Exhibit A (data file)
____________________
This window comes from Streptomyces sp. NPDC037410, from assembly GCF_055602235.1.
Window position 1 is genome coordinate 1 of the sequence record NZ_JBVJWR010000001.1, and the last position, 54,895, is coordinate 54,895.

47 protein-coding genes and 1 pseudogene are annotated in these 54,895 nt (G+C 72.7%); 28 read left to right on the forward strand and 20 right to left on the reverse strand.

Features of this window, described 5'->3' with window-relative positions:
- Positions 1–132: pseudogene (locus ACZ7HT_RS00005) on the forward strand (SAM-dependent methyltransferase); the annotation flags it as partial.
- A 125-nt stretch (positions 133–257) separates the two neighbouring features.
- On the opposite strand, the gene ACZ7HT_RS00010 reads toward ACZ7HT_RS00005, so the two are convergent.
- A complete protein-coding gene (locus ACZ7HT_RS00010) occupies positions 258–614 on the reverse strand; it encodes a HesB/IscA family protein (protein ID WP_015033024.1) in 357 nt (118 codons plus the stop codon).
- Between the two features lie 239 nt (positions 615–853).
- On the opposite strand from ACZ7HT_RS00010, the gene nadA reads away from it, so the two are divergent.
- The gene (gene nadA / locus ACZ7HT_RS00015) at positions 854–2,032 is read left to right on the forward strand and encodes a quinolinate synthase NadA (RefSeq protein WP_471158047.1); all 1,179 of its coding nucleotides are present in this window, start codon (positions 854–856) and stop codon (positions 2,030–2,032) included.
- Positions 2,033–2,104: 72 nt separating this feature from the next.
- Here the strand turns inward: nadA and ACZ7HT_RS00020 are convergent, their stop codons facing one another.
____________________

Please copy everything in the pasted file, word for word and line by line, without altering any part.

This window comes from Streptomyces sp. NPDC037410, from assembly GCF_055602235.1.
Window position 1 is genome coordinate 1 of the sequence record NZ_JBVJWR010000001.1, and the last position, 54,895, is coordinate 54,895.

47 protein-coding genes and 1 pseudogene are annotated in these 54,895 nt (G+C 72.7%); 28 read left to right on the forward strand and 20 right to left on the reverse strand.

Features of this window, described 5'->3' with window-relative positions:
- Positions 1–132: pseudogene (locus ACZ7HT_RS00005) on the forward strand (SAM-dependent methyltransferase); the annotation flags it as partial.
- A 125-nt stretch (positions 133–257) separates the two neighbouring features.
- On the opposite strand, the gene ACZ7HT_RS00010 reads toward ACZ7HT_RS00005, so the two are convergent.
- A complete protein-coding gene (locus ACZ7HT_RS00010) occupies positions 258–614 on the reverse strand; it encodes a HesB/IscA family protein (protein ID WP_015033024.1) in 357 nt (118 codons plus the stop codon).
- Between the two features lie 239 nt (positions 615–853).
- On the opposite strand from ACZ7HT_RS00010, the gene nadA reads away from it, so the two are divergent.
- The gene (gene nadA / locus ACZ7HT_RS00015) at positions 854–2,032 is read left to right on the forward strand and encodes a quinolinate synthase NadA (RefSeq protein WP_471158047.1); all 1,179 of its coding nucleotides are present in this window, start codon (positions 854–856) and stop codon (positions 2,030–2,032) included.
- Positions 2,033–2,104: 72 nt separating this feature from the next.
- Here the strand turns inward: nadA and ACZ7HT_RS00020 are convergent, their stop codons facing one another.